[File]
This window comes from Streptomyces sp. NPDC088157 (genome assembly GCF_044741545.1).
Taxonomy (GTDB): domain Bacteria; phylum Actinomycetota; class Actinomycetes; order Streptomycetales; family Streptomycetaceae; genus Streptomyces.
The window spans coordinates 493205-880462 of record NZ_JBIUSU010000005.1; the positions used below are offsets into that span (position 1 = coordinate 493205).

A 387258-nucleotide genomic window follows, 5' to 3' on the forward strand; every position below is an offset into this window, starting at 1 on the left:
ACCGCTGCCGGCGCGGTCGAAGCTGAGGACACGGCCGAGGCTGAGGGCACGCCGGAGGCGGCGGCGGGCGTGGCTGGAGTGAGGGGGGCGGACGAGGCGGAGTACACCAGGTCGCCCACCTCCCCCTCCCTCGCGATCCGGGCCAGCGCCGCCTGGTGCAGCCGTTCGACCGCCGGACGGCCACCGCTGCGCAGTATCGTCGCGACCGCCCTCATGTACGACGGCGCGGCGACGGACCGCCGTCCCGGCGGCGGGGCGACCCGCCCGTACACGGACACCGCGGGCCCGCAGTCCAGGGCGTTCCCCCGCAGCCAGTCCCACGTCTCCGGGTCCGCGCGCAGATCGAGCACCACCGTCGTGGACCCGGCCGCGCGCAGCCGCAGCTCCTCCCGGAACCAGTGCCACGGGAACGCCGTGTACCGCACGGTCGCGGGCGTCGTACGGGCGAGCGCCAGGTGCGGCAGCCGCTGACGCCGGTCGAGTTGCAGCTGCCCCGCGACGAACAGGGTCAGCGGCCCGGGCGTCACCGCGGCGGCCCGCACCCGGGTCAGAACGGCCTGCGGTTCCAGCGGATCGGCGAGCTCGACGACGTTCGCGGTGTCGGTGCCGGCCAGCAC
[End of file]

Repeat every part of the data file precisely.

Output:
This window comes from Streptomyces sp. NPDC088157 (genome assembly GCF_044741545.1).
Taxonomy (GTDB): domain Bacteria; phylum Actinomycetota; class Actinomycetes; order Streptomycetales; family Streptomycetaceae; genus Streptomyces.
The window spans coordinates 493205-880462 of record NZ_JBIUSU010000005.1; the positions used below are offsets into that span (position 1 = coordinate 493205).

A 387258-nucleotide genomic window follows, 5' to 3' on the forward strand; every position below is an offset into this window, starting at 1 on the left:
ACCGCTGCCGGCGCGGTCGAAGCTGAGGACACGGCCGAGGCTGAGGGCACGCCGGAGGCGGCGGCGGGCGTGGCTGGAGTGAGGGGGGCGGACGAGGCGGAGTACACCAGGTCGCCCACCTCCCCCTCCCTCGCGATCCGGGCCAGCGCCGCCTGGTGCAGCCGTTCGACCGCCGGACGGCCACCGCTGCGCAGTATCGTCGCGACCGCCCTCATGTACGACGGCGCGGCGACGGACCGCCGTCCCGGCGGCGGGGCGACCCGCCCGTACACGGACACCGCGGGCCCGCAGTCCAGGGCGTTCCCCCGCAGCCAGTCCCACGTCTCCGGGTCCGCGCGCAGATCGAGCACCACCGTCGTGGACCCGGCCGCGCGCAGCCGCAGCTCCTCCCGGAACCAGTGCCACGGGAACGCCGTGTACCGCACGGTCGCGGGCGTCGTACGGGCGAGCGCCAGGTGCGGCAGCCGCTGACGCCGGTCGAGTTGCAGCTGCCCCGCGACGAACAGGGTCAGCGGCCCGGGCGTCACCGCGGCGGCCCGCACCCGGGTCAGAACGGCCTGCGGTTCCAGCGGATCGGCGAGCTCGACGACGTTCGCGGTGTCGGTGCCGGCCAGCAC